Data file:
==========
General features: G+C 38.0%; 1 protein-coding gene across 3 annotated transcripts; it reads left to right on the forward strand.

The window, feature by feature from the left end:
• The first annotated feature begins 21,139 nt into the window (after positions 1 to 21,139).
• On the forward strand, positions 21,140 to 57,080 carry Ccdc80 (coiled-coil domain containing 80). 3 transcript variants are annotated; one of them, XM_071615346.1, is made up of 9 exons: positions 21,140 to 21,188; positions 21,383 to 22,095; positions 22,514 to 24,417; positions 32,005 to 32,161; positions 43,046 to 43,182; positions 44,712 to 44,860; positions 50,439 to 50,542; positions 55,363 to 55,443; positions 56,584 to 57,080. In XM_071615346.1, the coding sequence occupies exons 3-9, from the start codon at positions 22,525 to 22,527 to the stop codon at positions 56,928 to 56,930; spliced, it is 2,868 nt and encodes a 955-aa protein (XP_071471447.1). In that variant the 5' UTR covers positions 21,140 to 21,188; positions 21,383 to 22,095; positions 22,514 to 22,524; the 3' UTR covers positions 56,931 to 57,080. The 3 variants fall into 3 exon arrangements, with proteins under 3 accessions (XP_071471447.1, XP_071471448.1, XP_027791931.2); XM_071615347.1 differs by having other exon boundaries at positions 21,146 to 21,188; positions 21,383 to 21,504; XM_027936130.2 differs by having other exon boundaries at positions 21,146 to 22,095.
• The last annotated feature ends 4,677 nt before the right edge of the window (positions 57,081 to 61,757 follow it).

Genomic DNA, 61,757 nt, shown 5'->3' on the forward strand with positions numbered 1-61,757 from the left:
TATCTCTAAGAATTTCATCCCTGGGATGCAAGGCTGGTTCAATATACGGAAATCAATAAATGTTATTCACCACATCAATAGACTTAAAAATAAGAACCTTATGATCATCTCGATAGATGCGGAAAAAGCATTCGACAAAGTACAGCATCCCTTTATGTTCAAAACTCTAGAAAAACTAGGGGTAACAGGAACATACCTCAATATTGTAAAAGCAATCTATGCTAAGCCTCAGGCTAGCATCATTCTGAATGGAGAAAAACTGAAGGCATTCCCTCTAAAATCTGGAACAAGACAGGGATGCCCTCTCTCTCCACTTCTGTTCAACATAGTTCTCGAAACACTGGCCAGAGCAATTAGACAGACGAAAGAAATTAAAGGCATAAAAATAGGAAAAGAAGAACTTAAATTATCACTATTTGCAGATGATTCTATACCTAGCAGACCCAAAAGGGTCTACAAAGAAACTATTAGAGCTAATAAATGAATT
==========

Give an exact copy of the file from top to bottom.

General features: G+C 38.0%; 1 protein-coding gene across 3 annotated transcripts; it reads left to right on the forward strand.

The window, feature by feature from the left end:
• The first annotated feature begins 21,139 nt into the window (after positions 1 to 21,139).
• On the forward strand, positions 21,140 to 57,080 carry Ccdc80 (coiled-coil domain containing 80). 3 transcript variants are annotated; one of them, XM_071615346.1, is made up of 9 exons: positions 21,140 to 21,188; positions 21,383 to 22,095; positions 22,514 to 24,417; positions 32,005 to 32,161; positions 43,046 to 43,182; positions 44,712 to 44,860; positions 50,439 to 50,542; positions 55,363 to 55,443; positions 56,584 to 57,080. In XM_071615346.1, the coding sequence occupies exons 3-9, from the start codon at positions 22,525 to 22,527 to the stop codon at positions 56,928 to 56,930; spliced, it is 2,868 nt and encodes a 955-aa protein (XP_071471447.1). In that variant the 5' UTR covers positions 21,140 to 21,188; positions 21,383 to 22,095; positions 22,514 to 22,524; the 3' UTR covers positions 56,931 to 57,080. The 3 variants fall into 3 exon arrangements, with proteins under 3 accessions (XP_071471447.1, XP_071471448.1, XP_027791931.2); XM_071615347.1 differs by having other exon boundaries at positions 21,146 to 21,188; positions 21,383 to 21,504; XM_027936130.2 differs by having other exon boundaries at positions 21,146 to 22,095.
• The last annotated feature ends 4,677 nt before the right edge of the window (positions 57,081 to 61,757 follow it).

Genomic DNA, 61,757 nt, shown 5'->3' on the forward strand with positions numbered 1-61,757 from the left:
TATCTCTAAGAATTTCATCCCTGGGATGCAAGGCTGGTTCAATATACGGAAATCAATAAATGTTATTCACCACATCAATAGACTTAAAAATAAGAACCTTATGATCATCTCGATAGATGCGGAAAAAGCATTCGACAAAGTACAGCATCCCTTTATGTTCAAAACTCTAGAAAAACTAGGGGTAACAGGAACATACCTCAATATTGTAAAAGCAATCTATGCTAAGCCTCAGGCTAGCATCATTCTGAATGGAGAAAAACTGAAGGCATTCCCTCTAAAATCTGGAACAAGACAGGGATGCCCTCTCTCTCCACTTCTGTTCAACATAGTTCTCGAAACACTGGCCAGAGCAATTAGACAGACGAAAGAAATTAAAGGCATAAAAATAGGAAAAGAAGAACTTAAATTATCACTATTTGCAGATGATTCTATACCTAGCAGACCCAAAAGGGTCTACAAAGAAACTATTAGAGCTAATAAATGAATT